Russia’s military said on Friday that it was looking into whether one of its airstrikes in the Syrian desert had killed Abu Bakr al-Baghdadi, the self-declared caliph of the Islamic State.

In a statement, the Defense Ministry said that the Russian Air Force struck a meeting of Islamic State leaders on May 28 outside Raqqa, Syria, the group’s de facto capital, possibly killing Mr. Baghdadi.

The statement left major questions unanswered. It offered no explanation for the two-week delay in publicizing the airstrike. It was also not clear whether the Russian military had known in advance that Mr. Baghdadi was at the gathering, or had learned of this possibility only after the strike was carried out.

Mr. Baghdadi’s death has long been the subject of many rumors, and a Pentagon spokesman, Capt. Jeff Davis of the Navy, said on Friday: “We have no information to corroborate those reports.”

Col. Ryan S. Dillon, a spokesman for the United States-led coalition fighting the Islamic State in Syria and Iraq, said that American air commanders in Qatar speak almost daily on a special hotline with their Russian counterparts, primarily to avoid any midair accidents by warplanes flying missions in Syria. He said in an interview that analysts were now going back over the reports from May 28 and the subsequent days to see what the Russians had said about flight operations.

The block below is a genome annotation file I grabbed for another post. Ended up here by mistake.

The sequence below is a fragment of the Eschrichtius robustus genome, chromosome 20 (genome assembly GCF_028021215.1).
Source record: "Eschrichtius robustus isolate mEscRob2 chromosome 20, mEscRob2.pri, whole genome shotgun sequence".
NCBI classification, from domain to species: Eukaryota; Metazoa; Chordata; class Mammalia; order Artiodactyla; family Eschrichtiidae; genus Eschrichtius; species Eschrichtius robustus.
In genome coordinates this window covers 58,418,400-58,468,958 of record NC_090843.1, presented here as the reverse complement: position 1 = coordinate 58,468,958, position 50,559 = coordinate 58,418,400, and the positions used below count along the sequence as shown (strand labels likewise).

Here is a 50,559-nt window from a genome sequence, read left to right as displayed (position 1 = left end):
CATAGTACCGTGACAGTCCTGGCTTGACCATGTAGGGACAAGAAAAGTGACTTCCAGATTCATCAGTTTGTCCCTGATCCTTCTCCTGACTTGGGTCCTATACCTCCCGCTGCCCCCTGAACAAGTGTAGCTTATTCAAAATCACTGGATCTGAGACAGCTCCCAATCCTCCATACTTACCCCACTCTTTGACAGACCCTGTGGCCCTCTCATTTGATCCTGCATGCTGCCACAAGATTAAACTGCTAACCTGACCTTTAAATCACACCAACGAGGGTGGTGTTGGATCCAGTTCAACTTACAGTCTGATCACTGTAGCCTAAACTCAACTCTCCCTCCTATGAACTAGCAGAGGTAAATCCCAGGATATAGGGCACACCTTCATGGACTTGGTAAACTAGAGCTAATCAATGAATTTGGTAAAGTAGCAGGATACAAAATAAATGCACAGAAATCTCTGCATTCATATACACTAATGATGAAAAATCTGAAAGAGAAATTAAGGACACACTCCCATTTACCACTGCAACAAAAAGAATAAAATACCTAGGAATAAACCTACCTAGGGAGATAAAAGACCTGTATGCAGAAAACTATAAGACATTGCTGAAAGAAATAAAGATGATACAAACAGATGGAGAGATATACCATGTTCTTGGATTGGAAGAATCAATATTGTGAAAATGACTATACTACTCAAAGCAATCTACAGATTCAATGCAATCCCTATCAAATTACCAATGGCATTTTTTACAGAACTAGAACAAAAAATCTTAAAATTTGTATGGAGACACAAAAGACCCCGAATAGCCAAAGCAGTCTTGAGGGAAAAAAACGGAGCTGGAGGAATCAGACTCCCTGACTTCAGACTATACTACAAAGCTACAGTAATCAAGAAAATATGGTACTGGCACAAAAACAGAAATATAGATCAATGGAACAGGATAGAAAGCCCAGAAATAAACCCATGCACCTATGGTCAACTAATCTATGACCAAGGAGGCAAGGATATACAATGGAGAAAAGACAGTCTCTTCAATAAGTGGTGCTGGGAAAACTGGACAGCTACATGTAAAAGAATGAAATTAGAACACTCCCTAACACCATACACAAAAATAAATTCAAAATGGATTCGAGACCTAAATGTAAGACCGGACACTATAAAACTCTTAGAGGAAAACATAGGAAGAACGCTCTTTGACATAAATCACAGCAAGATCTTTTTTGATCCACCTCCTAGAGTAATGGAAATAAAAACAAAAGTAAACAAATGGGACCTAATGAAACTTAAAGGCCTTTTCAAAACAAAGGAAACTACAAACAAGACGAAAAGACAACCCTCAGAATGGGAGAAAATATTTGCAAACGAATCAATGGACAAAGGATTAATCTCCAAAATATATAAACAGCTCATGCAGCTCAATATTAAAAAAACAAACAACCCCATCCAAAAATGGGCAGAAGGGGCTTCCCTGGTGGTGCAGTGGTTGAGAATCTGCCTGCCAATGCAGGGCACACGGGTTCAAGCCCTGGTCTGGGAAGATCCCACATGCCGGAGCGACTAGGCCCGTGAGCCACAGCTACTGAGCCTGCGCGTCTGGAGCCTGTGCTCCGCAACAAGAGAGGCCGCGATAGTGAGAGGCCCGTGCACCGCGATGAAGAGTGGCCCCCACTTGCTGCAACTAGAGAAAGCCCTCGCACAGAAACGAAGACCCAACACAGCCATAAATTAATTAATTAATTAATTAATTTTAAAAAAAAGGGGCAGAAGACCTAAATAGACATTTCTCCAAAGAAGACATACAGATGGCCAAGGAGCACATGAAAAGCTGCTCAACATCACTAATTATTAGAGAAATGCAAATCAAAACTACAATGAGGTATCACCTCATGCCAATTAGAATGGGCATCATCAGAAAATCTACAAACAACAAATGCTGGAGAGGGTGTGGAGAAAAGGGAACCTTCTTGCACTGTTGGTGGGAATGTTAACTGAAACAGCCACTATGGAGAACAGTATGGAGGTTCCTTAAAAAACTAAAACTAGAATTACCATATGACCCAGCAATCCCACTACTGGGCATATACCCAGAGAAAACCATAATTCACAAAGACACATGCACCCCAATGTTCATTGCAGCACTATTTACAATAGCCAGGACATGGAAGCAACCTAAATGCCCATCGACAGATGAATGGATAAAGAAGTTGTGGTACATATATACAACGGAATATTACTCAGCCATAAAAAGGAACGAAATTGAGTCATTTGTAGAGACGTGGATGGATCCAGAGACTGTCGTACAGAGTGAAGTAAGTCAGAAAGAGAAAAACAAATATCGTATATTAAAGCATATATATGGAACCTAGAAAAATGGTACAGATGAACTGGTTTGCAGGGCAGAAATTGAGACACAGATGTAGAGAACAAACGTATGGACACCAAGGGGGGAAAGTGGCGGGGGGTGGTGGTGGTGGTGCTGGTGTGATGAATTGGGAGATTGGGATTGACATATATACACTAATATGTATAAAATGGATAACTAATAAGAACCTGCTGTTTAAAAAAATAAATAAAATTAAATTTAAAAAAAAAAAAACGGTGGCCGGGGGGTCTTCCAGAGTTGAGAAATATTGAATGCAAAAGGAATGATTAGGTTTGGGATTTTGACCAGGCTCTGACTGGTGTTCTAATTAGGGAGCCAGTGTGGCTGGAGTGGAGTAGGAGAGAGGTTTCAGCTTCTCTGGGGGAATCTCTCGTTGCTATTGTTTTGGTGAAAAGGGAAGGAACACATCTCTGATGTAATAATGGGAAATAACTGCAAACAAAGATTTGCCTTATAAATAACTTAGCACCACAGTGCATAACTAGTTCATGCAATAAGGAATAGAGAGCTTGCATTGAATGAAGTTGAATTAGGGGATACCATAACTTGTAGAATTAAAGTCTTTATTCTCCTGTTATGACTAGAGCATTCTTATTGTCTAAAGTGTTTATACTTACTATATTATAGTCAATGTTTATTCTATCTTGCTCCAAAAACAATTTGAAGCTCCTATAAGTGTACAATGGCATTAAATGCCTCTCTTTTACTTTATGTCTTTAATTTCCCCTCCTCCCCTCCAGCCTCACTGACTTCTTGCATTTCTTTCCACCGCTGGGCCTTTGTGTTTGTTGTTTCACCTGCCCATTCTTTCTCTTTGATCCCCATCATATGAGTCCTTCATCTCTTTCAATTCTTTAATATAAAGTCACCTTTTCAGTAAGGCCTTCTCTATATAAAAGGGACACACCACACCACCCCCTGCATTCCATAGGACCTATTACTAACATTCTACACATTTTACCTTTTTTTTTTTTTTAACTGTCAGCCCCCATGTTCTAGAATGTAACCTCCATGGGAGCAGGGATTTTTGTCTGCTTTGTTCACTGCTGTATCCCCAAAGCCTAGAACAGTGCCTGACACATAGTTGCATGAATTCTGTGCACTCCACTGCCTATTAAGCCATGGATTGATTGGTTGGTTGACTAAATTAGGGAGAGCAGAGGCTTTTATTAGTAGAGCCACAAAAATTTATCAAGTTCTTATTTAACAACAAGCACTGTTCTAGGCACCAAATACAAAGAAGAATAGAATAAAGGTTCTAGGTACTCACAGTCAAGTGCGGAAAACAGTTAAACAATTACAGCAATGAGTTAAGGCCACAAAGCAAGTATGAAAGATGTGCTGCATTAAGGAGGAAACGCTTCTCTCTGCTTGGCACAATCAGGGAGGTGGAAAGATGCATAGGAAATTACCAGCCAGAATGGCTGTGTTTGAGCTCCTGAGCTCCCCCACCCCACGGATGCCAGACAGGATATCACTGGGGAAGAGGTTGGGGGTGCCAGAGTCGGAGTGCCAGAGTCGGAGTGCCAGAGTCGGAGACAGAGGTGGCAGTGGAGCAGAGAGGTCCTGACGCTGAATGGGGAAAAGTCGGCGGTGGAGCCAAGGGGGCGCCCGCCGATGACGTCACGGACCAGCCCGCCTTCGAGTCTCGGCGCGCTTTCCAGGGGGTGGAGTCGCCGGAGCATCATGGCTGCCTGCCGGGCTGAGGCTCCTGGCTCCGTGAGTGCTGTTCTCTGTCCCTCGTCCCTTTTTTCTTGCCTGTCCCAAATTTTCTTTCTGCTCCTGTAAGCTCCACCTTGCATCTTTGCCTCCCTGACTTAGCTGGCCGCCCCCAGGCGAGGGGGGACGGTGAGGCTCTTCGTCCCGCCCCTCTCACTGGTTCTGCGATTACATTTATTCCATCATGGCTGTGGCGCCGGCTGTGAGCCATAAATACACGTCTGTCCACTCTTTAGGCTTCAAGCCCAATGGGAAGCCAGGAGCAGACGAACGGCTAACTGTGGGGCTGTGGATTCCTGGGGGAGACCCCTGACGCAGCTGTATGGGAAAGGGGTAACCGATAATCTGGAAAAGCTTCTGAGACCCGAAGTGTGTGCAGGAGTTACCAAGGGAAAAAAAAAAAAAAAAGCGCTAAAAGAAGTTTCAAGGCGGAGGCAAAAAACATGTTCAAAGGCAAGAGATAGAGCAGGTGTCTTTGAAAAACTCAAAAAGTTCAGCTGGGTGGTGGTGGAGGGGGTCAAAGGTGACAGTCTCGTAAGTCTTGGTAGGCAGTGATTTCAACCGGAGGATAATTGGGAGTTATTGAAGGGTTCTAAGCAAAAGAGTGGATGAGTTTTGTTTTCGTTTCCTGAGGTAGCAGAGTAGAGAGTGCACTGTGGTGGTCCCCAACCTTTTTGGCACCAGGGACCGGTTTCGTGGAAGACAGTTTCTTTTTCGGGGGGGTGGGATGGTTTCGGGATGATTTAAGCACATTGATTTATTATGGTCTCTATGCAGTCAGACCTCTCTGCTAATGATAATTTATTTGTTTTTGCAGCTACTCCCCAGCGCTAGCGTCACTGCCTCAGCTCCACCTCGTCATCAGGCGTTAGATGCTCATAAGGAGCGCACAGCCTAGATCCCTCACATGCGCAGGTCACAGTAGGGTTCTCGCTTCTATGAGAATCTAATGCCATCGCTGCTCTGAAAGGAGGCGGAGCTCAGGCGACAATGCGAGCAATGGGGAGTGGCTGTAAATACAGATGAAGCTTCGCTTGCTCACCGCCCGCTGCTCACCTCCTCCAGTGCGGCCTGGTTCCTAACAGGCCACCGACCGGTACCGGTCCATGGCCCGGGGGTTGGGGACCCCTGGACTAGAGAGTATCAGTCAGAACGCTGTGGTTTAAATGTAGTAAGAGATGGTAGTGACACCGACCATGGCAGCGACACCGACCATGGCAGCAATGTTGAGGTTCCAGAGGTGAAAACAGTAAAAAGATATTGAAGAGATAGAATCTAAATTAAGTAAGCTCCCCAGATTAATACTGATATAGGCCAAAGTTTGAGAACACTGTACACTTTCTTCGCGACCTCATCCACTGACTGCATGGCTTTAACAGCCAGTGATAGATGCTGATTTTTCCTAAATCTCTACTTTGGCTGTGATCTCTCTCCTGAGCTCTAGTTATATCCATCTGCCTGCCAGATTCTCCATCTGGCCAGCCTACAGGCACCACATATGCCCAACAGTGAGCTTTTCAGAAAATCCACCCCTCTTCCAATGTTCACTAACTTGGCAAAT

Nothing has been heard from Mr. Baghdadi since November, when the Islamic State released a blistering audio recording in which he urged forces to remain firm in the face of the American-backed Iraqi offensive in Mosul.

Rami Abdul Rahman, the founder of the Syrian Observatory for Human Rights, which closely monitors military operations in Syria, said it had no record of senior Islamic State leaders being in the area around Raqqa at the time of the strike. “It’s illogical for ISIS senior leaders to stay in Raqqa amid this military operation,” he said, adding that senior leaders had already decamped southeast, to the area around the city of Deir ez-Zor, closer to the border with Iraq.

Laith Alkhouri, a director at Flashpoint, a business risk intelligence company in New York that tracks militant threats and cyberthreats, also expressed skepticism.

“At this time, I’m not seeing credible chatter to verify the claim by Russia,” he said. “Al-Baghdadi has been claimed killed multiple times before, and none of the previous claims proved legitimate.”

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The New York Times